Wednesday, November 18, 2009
Over at Prawfsblawg, I weighed in on an ongoing discussion about the implications for law schools and legal education of the crisis / meltdown / downturn / setback in the legal-services business. I wrote:
"Above the Law" has collected some posts dealing with the blog-circulating suggestion that "problems with the Biglaw business model will have major effects on the law school business model." I'm confident that this suggestion is correct. And, what was said at the "WSJ Law Blog" might also be correct, as a predictive matter : "Perhaps the focus will be more on teaching students on how to draft interrogatories than on reading John Rawls. If we’re reading Gerding correctly, law school may become less fun, but perhaps more useful." Again -- maybe so.
A friend passed this prediction along to me, noting that this change "has been a long time coming," and here's what I wrote back:
In my own view, for what it’s worth, it would be very sad if the lesson that law schools took away from all this is that they should become more narrowly technical and practitioner-preparatory in their approach. In my view, law school needs to be *more* interdisciplinary, and the study of law needs to be approached *more* like a humane discipline, than they currently are. The world does not need, really, blinkered-but-efficient-and-proficient technicians; it does need, though, lawyer-citizen-leaders who are well read, ethically sensitive, public minded, and theoretically sophisticated. There are huge problems with the profession, I think, but the answer to those problems is not, it seems to me, for law schools to resign themselves to the relatively unambitious task of providing fodder for the current (or post-crash) law-firm machine; instead, we need to produce people who have the ability and intellectual resources to transform the profession and help the profession to be what it should be.
This sounds, I admit, abstract and Ivory-Tower-ish (almost a caricature of out-of-touch tenured academics' self-important musings), even elitist. I am uncomfortable with that. To be clear, I think *practicing* law is (or, at least, should be) both "fun" and "useful" (it has certainly be fun for me!). The disdain for everyday law practice that one sometimes encounters in the more rarified precincts of the academy is, at best, off-putting. My sense, though -- what I was trying to express in my note to my friend -- is that the *practice* of law, properly and richly understood, is . . . more (deeper, bigger, harder) than I think people give it credit for. It is absolutely the role of good law schools to produce good lawyers; I'm just suggesting that the problems with the structure of the profession have not shown that the way to produce good lawyers is to shrink our understanding of what it means to be a good lawyer. The big-firm model of legal-services delivery seems messed up and dysfunctional, no doubt. I'm pretty sure, though, it's not because students have been reading too much Rawls. (Well, maybe it is. But it's not because they have been reading too much Jacques Maritain or Thomas Aquinas. =-) ).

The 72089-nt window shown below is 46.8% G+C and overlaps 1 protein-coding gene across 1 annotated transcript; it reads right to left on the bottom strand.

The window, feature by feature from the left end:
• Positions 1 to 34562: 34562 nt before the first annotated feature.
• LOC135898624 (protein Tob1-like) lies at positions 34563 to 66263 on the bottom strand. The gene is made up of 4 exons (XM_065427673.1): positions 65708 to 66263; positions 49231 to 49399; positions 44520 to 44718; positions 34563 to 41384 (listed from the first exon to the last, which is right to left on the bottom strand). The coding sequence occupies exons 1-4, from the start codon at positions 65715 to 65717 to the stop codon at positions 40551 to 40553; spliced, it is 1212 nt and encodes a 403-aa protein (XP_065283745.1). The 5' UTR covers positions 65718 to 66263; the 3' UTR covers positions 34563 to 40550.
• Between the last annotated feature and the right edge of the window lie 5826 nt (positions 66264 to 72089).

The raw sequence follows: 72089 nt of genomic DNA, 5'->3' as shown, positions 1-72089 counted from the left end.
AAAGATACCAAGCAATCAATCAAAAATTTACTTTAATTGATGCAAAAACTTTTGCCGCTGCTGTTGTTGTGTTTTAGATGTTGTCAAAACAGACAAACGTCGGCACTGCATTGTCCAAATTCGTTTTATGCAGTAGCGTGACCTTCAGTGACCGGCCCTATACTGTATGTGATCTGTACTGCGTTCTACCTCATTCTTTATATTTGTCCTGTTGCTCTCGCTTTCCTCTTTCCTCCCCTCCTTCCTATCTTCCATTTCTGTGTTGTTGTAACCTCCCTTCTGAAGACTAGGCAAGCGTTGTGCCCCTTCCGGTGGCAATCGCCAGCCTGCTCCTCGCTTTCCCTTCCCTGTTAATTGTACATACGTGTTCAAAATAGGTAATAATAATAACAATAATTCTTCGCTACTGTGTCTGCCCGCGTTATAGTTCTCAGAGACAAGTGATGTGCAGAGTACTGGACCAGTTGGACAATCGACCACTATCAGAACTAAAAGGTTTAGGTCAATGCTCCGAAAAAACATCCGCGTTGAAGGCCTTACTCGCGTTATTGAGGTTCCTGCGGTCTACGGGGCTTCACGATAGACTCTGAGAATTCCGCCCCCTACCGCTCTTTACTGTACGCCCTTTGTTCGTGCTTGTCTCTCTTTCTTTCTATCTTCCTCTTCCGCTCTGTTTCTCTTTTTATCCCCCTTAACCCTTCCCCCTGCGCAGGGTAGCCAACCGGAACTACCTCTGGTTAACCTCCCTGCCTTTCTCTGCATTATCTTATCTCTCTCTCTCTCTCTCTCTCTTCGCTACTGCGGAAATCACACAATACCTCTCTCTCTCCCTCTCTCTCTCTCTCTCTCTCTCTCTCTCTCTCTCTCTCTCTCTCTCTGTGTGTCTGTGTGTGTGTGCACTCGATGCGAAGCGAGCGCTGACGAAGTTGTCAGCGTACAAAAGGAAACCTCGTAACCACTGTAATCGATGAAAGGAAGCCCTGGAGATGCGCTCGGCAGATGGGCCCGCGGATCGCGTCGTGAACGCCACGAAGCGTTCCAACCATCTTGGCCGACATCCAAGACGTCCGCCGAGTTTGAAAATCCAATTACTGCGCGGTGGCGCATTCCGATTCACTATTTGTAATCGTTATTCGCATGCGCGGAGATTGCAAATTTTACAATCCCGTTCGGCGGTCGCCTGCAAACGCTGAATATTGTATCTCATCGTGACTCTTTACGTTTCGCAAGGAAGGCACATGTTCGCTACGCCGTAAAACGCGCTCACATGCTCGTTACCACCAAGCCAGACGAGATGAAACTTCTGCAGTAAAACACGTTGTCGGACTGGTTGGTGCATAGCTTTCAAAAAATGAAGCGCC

What should we, who are engaged in the Catholic-law schools project think about all this?